Figure 1
Flow chart of study.

Schools were assigned nonrandomly to conditions in the fall of 1985. Thereafter, all fifth-grade students in each school received the intervention according to their school’s intervention assignment. This resulted in a nonrandomized controlled trial with 4 conditions. The full intervention group consisted of those who received at least one semester of intervention in grades 1 through 4 and at least one semester of intervention in grades 5 and 6, with an average dose of 4.13 years of intervention exposure. The late intervention group consisted of those who received the intervention during grades 5 and 6 only, with an average dose of 1.65 years of exposure. The control group received no intervention. A fourth group was offered parent training only during grades 5 and 6 and is not discussed in this article. Twenty-four participants could not be classified into any of these groups because they left participating schools before spending at least one semester there. After excluding these 24, all analyses were based on intervention assignment. All phases of the study were approved by the Human Subjects Review Committee at the University of Washington.

Background of Analysis Sample

Retention for analysis of the full, late, and control groups averaged 93% at both ages 24 and 27, as shown in Figure 1. There were equal numbers of female and male participants at each age. Ethnic identification was 46% European American, 26% African American, 22% Asian American, and 6% Native American. As children, 56% of participants were eligible for the federal school lunch/breakfast program at some point in the fifth, sixth, or seventh grade, indicating low income status.

Attrition and Internal Validity

At both ages 24 and 27, the overall distribution of participants in the intervention conditions did not significantly differ for those lost to attrition versus the analysis sample (χ22 = 2.16, p = .34 at age 24, and χ22 = 1.41, p = .50 at age 27); nor, among those retained in the analysis sample, did the distribution of participants in the intervention conditions differ with respect to gender (χ22 = .38, p = .83, and χ22 = .59, p = .74, respectively), ethnicity (Caucasian American vs. other; χ22 = .13, p = .94, and χ22 = .02, p = .99, respectively), or childhood poverty (χ22 = .23, p = .89, and χ22 = .33, p = .85, respectively).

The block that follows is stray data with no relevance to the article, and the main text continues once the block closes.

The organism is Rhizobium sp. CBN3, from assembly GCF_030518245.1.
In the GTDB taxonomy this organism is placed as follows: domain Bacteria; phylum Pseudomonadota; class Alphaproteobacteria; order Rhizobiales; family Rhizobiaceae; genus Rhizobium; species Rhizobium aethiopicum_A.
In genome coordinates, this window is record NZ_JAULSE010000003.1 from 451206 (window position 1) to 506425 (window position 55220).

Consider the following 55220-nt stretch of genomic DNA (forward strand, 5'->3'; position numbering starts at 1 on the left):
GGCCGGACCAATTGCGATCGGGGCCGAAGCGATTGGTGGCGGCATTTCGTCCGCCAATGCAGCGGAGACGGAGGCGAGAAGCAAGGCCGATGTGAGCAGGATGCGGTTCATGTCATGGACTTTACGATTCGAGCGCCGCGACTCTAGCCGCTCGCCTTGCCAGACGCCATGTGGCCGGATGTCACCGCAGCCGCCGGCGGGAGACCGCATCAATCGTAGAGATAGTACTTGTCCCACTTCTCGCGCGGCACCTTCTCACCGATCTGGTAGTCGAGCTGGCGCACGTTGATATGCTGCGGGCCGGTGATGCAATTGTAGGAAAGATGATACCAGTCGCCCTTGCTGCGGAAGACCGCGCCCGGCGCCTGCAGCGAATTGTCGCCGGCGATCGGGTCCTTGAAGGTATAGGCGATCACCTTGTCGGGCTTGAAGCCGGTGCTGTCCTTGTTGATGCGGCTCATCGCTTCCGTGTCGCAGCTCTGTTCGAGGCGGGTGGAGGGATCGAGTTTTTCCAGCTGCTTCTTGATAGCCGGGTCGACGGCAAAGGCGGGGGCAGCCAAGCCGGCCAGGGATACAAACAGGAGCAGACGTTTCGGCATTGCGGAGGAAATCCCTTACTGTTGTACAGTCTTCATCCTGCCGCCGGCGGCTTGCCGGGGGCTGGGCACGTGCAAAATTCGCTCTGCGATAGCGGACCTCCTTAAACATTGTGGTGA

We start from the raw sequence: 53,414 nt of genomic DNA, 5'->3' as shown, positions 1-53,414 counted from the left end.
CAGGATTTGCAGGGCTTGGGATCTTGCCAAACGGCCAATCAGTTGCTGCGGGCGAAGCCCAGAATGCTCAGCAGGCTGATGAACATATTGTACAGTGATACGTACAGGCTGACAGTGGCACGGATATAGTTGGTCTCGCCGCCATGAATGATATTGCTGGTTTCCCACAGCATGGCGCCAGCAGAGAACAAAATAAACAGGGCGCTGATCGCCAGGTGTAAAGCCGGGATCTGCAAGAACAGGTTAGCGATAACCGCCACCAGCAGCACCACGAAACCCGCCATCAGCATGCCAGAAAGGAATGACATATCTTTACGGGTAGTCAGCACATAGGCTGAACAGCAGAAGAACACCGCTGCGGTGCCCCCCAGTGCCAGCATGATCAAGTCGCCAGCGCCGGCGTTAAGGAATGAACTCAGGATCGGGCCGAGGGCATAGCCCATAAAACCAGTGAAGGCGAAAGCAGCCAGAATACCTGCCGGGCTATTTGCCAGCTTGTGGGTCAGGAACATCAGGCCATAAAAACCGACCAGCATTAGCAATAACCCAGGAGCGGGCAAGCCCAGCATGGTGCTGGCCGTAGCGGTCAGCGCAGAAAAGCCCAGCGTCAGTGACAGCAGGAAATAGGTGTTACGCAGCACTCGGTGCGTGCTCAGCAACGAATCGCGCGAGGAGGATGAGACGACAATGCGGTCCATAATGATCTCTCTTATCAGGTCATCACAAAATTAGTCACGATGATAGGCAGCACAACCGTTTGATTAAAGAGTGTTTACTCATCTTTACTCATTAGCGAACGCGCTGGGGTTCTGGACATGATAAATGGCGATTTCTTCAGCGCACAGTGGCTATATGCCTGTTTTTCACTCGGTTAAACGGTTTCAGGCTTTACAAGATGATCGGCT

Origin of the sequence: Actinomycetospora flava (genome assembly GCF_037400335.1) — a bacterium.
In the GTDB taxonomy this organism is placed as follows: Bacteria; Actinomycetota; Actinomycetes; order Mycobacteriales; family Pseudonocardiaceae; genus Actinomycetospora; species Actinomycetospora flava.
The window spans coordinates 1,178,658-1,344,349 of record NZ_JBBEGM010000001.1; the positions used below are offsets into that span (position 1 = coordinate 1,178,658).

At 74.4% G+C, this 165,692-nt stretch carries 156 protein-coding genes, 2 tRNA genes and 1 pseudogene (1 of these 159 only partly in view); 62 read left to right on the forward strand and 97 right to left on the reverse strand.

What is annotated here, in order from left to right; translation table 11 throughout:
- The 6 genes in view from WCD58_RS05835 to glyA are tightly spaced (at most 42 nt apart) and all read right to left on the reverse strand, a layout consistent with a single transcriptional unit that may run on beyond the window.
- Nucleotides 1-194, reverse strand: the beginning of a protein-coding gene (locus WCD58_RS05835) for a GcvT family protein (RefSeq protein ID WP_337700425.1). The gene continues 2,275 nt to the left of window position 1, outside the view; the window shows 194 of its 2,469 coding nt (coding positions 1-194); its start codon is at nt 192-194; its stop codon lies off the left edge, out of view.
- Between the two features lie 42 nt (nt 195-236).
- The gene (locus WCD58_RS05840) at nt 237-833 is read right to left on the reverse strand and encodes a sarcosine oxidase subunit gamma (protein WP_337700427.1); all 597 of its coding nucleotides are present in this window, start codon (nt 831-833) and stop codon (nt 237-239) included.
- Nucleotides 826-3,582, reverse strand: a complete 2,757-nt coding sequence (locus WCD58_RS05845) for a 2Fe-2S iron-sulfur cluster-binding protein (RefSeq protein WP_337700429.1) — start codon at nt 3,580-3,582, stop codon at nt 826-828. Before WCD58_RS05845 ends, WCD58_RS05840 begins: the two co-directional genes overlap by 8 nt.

Given the requirement that full intervention students attended project schools at some point in grades 1 through 4 and in grades 5 and 6, whereas some control students were added to the study at grade 5, it is important to rule out differences in residential stability, a potential threat to internal validity. Analyses comparing the full intervention and control groups found no significant differences in mean number of years living in Seattle by grade 6 (F = .61, p = .44 at age 24, and F = 1.83, p = .18 at age 27), mean number of residences lived in from age 5 to 14 years (F = 1.57, p = .21, and F = 1.56, p = .21, respectively), proportion of single-parent homes during grade 5 (χ2 = .11, p = .74, and χ2 = .02, p = .89, respectively), or living in a disorganized neighborhood at age 16 years (e.g., rundown housing, crime; χ2 = .47, p = .49, and χ2 = .13, p = .72, respectively). Differential school or teacher receptivity to intervention is also an unlikely threat to internal validity. Teachers in 6 of 8 participating schools during grades 1 through 4 were randomly assigned to either intervention or control classrooms. At fifth grade, newly eligible schools were matched demographically to early experimental schools, and each agreed to serve as a control or late intervention school depending on assignment. Additionally, during the course of the intervention, the Seattle school district used mandatory busing to achieve racial equality in schools, which substantially reduced the risk that outcomes observed reflected contextual or neighborhood differences, school demographic differences, or parent school-selection effects in the populations attending different schools.

An exception to the pattern of condition equivalence was the proportion of surveyed participants who reported at age 24 that their mothers were 19 years of age or less when they were born. Nine percent of the full intervention condition, compared to 21% of the control condition reported that their mothers were teens when they were born (χ2 = 8.56, p < .01). Having a teen mother was included as a covariate in all outcome analyses in this study.


The intervention is described elsewhere.3235 Each year during grades 1 through 6, teachers in the intervention conditions received 5 days of in-service training in instructional methods.27, 3640 Additionally, first-grade teachers received instruction in the use of a cognitive and social skills training curriculum41, 42 and, during grade 6, a study consultant provided students with training in refusal skills.43 When children were in grades 1 through 3, parents were offered a 7-session curriculum in child behavior management skills35 and a 4-session curriculum in skills for supporting their children’s academic development.44 During grades 5 and 6, parents of participants in intervention conditions were offered a 5-session curriculum designed to strengthen skills to reduce their children’s risks for problem behaviors.45 Forty-three percent of eligible full intervention parents attended at least one parenting class during grades 1 through 3,35 and 29% of parents in eligible intervention conditions attended at least one class during grades 5 or 6, indicating that the parent training component had less reach than the teacher training and child social skills training components.

Outcome Measures

Primary outcome indices of success in each life domain were analyzed. The indices provide a limited set of comparisons for multivariate statistical tests of intervention effects. Analyses of primary outcome indices were followed, where warranted, by analyses of specific behaviors, attitudes, and events to provide descriptive detail to the findings and to allow comparison to prior reports.33, 34 Measures were participants’ self-reports of events in the past year at ages 24 and 27 unless otherwise noted, as well as court records from age 10 to age 24. Extreme values for open-ended numeric responses were limited to an appropriate maximum to limit the effects of outliers.